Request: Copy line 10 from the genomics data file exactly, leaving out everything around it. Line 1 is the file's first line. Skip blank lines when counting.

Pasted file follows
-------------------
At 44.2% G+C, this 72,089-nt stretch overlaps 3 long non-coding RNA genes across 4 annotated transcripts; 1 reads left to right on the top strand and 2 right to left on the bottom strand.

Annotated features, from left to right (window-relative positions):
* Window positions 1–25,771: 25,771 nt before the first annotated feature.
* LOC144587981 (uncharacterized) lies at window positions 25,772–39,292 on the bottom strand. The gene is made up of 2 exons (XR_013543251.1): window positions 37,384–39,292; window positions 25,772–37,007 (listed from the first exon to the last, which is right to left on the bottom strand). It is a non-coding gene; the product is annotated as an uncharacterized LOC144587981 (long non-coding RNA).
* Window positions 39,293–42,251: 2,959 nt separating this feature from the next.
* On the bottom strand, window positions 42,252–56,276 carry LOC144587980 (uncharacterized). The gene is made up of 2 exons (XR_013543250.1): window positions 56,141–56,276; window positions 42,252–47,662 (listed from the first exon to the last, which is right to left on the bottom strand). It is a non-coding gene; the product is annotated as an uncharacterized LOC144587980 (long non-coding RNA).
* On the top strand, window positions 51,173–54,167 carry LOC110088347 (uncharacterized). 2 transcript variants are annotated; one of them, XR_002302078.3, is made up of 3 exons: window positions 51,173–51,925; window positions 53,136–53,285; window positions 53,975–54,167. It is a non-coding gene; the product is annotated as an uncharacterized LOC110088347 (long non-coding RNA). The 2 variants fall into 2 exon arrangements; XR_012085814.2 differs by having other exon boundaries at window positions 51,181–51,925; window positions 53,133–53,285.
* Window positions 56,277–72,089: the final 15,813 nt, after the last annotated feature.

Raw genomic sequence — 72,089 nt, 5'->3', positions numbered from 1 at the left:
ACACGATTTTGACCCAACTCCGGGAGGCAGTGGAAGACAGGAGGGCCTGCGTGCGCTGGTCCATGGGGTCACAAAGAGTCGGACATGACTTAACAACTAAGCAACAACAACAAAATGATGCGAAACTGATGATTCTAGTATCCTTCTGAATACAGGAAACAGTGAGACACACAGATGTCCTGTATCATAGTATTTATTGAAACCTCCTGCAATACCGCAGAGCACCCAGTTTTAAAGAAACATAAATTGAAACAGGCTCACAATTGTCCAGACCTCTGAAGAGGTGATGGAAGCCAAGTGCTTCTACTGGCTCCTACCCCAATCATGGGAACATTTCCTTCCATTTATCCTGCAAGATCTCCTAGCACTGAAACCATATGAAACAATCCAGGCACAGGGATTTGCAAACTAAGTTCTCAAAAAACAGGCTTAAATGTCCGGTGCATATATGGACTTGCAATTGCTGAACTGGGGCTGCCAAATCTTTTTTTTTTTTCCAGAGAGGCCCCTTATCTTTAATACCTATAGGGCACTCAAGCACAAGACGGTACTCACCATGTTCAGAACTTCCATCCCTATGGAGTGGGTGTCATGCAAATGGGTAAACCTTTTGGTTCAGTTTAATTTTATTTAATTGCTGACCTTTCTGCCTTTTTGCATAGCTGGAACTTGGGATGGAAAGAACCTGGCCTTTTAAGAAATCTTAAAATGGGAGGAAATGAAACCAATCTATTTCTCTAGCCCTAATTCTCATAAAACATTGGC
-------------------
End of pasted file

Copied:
ACACGATTTTGACCCAACTCCGGGAGGCAGTGGAAGACAGGAGGGCCTGCGTGCGCTGGTCCATGGGGTCACAAAGAGTCGGACATGACTTAACAACTAAGCAACAACAACAAAATGATGCGAAACTGATGATTCTAGTATCCTTCTGAATACAGGAAACAGTGAGACACACAGATGTCCTGTATCATAGTATTTATTGAAACCTCCTGCAATACCGCAGAGCACCCAGTTTTAAAGAAACATAAATTGAAACAGGCTCACAATTGTCCAGACCTCTGAAGAGGTGATGGAAGCCAAGTGCTTCTACTGGCTCCTACCCCAATCATGGGAACATTTCCTTCCATTTATCCTGCAAGATCTCCTAGCACTGAAACCATATGAAACAATCCAGGCACAGGGATTTGCAAACTAAGTTCTCAAAAAACAGGCTTAAATGTCCGGTGCATATATGGACTTGCAATTGCTGAACTGGGGCTGCCAAATCTTTTTTTTTTTTCCAGAGAGGCCCCTTATCTTTAATACCTATAGGGCACTCAAGCACAAGACGGTACTCACCATGTTCAGAACTTCCATCCCTATGGAGTGGGTGTCATGCAAATGGGTAAACCTTTTGGTTCAGTTTAATTTTATTTAATTGCTGACCTTTCTGCCTTTTTGCATAGCTGGAACTTGGGATGGAAAGAACCTGGCCTTTTAAGAAATCTTAAAATGGGAGGAAATGAAACCAATCTATTTCTCTAGCCCTAATTCTCATAAAACATTGGC